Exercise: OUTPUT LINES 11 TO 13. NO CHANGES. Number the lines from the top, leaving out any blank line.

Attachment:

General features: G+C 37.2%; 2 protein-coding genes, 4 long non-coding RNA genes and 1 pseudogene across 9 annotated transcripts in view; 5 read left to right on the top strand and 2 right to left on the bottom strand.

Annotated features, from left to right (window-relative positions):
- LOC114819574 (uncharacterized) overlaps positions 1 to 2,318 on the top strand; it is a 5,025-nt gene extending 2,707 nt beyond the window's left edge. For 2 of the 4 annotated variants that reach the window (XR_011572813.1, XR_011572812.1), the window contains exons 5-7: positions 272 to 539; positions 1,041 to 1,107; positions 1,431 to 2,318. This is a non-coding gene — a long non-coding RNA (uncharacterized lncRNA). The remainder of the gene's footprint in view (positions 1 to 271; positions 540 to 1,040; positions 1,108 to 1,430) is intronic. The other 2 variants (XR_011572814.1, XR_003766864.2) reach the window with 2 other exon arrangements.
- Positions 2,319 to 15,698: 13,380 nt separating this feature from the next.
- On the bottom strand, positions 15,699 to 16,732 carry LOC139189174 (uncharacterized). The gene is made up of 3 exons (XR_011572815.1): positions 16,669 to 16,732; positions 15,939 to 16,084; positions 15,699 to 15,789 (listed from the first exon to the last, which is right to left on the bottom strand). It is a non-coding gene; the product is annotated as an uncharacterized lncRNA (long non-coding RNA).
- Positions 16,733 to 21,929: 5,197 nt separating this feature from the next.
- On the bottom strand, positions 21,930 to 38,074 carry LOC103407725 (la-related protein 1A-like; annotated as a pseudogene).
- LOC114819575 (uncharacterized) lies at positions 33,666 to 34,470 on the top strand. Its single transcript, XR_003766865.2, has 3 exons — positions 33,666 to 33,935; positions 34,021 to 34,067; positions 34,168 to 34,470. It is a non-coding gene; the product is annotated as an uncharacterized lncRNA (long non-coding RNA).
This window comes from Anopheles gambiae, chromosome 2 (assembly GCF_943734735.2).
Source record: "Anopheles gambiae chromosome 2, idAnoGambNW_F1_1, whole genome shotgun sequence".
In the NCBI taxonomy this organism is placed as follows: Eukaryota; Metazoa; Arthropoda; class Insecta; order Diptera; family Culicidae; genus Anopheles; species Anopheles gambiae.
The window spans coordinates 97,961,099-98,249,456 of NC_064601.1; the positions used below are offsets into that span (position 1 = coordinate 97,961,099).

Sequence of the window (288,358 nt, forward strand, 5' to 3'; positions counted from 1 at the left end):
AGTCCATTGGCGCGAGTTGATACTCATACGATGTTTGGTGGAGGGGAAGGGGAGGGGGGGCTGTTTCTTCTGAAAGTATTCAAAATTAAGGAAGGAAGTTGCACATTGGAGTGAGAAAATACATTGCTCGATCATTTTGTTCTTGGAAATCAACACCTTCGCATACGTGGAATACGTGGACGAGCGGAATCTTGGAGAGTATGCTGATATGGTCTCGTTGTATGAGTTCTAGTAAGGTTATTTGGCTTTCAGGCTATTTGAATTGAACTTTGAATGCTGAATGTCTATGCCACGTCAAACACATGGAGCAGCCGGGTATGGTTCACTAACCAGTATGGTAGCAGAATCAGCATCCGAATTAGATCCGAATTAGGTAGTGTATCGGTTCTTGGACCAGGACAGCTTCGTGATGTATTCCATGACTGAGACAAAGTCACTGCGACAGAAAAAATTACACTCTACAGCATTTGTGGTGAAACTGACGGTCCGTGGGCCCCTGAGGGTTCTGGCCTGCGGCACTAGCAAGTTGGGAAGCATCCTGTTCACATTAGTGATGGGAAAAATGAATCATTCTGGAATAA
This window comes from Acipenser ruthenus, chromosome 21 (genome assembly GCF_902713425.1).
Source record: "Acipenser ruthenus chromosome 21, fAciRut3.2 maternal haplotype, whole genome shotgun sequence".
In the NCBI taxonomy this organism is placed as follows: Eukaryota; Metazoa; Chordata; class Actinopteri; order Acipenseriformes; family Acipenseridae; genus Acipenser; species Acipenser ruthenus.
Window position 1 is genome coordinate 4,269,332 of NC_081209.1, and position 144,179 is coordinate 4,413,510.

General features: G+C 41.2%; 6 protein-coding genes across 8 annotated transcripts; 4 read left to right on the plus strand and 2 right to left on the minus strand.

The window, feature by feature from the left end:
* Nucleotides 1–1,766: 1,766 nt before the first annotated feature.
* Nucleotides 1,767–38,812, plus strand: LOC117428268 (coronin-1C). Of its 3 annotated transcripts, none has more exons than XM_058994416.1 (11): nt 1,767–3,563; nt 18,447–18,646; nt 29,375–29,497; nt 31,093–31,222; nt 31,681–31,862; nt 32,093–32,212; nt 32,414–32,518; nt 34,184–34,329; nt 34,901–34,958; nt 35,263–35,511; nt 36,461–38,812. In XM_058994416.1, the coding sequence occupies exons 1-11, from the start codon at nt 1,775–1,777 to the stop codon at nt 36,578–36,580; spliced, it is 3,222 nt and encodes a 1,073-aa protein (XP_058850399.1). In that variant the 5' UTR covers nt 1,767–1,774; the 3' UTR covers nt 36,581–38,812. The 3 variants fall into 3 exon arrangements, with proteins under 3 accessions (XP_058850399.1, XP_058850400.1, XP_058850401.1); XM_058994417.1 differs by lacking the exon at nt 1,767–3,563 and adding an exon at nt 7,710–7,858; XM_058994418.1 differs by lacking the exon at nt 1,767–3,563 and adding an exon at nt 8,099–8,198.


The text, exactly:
In the NCBI taxonomy this organism is placed as follows: Eukaryota; Metazoa; Arthropoda; class Insecta; order Diptera; family Culicidae; genus Anopheles; species Anopheles gambiae.
The window spans coordinates 97,961,099-98,249,456 of NC_064601.1; the positions used below are offsets into that span (position 1 = coordinate 97,961,099).

Sequence of the window (288,358 nt, forward strand, 5' to 3'; positions counted from 1 at the left end):